Crystals in the Nickel Tank

A crystalline material has formed in the bottom of the nickel tank after its six-month cleaning. What is it?


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Q. When we recently pumped out our nickel tank for its six-month cleaning, we found a couple inches of crystalline material in the bottom of the tank. My plating supervisor says that it's nickel sulfate, but I don't agree. We use a Watts nickel bath that is continuously filtered. What is this material? –B.K.

A. You are certainly correct; your plating supervisor is not. The crystalline material is most likely boric acid. Boric acid has a concentration of approximately 4 ounces per gallon in cold baths and tends to drop out of solution. I assume that they allow the bath temperature to drop over the weekend or when not in use. When you bring the plating bath back up to operating temperature, the boric acid is slow to redissolve. To verify this, send out a sample of the crystalline material for analysis.

The quality of the boric acid also makes a difference. In one such case a plating shop had a 2,400-gallon Watts nickel bath that was not used during the weekend. The air lines used for agitation of the bath plugged up over the weekend and large crystals formed in the plating bath. In addition, staining would occasional occur after the nickel-plated parts were plated in a tri-chrome bath. This crystallization had not been observed earlier. The boric acid was immediately suspected, but why all of a sudden did greater amounts of crystals form? It turned out that the supplier of the boric acid had changed its vendor a short time prior to this problem appearing.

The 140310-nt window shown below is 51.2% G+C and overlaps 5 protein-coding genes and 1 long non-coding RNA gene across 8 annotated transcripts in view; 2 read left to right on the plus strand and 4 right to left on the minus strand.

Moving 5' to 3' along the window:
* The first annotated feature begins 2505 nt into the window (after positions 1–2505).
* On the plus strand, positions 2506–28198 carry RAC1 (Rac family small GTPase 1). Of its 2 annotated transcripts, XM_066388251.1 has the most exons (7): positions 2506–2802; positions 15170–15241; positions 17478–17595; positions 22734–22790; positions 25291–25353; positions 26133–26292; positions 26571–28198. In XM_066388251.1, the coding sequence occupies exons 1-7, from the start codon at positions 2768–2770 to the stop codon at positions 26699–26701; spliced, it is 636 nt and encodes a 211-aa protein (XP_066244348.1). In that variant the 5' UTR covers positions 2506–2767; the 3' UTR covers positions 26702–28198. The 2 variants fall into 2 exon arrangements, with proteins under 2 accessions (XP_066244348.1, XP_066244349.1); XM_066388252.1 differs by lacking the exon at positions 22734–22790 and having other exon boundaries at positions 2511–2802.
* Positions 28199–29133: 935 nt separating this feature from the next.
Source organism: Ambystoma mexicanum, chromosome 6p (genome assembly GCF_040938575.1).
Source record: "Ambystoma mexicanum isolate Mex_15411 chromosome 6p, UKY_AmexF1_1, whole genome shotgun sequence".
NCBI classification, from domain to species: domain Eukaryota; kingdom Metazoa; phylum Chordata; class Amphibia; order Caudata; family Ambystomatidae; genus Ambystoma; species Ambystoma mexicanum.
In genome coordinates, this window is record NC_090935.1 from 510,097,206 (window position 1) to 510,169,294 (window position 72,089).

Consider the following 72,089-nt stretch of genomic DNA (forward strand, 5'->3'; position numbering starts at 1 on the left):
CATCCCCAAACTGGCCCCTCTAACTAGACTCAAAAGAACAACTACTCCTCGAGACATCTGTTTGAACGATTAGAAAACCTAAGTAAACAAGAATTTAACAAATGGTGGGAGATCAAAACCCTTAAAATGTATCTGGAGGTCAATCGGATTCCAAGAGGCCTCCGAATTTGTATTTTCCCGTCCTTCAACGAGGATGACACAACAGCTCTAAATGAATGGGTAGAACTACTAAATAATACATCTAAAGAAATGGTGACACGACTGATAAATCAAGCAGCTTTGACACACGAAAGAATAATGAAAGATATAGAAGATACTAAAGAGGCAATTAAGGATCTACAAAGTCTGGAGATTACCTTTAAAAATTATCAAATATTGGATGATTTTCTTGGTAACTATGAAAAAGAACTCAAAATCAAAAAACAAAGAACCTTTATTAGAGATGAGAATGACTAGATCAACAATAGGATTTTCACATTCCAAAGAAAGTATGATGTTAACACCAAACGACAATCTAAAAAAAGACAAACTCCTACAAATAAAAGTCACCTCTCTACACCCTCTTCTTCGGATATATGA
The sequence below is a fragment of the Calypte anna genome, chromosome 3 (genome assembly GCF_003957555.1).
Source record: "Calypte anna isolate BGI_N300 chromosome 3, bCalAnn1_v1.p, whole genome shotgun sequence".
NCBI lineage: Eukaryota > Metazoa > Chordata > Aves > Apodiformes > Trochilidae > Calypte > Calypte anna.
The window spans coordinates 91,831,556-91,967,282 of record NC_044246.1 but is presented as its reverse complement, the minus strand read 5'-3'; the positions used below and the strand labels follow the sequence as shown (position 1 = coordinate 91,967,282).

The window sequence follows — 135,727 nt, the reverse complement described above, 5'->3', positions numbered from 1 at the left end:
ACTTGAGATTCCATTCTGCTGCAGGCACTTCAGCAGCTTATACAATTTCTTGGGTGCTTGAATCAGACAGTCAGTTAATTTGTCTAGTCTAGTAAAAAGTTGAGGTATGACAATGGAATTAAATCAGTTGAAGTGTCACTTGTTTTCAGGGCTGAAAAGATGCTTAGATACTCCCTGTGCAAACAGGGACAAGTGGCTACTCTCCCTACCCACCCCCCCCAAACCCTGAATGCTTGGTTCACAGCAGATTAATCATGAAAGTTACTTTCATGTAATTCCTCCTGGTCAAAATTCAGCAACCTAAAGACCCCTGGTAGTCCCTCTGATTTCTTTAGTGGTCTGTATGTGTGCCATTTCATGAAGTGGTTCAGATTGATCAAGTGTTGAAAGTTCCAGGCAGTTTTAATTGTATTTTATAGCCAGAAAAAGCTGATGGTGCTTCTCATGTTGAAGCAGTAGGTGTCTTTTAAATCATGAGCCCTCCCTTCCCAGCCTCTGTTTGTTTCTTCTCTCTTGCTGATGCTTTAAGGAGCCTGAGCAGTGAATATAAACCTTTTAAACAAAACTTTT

To test the whether the boric acid was the culprit, two Watts bath were made up, one using the previous brand of boric acid and one using the new brand of boric acid. Identically sized samples were taken from each bath and allowed to cool overnight. The sample with the original brand of boric acid contained approximately 30 cc of precipitate while the sample containing the replacement brand of boric acid contained approximately 160 cc of precipitate. The shop went back to using the original brand of boric acid and the plugging and staining disappeared.

Bottom line: The quality of chemicals used in your plating baths can and does make a difference.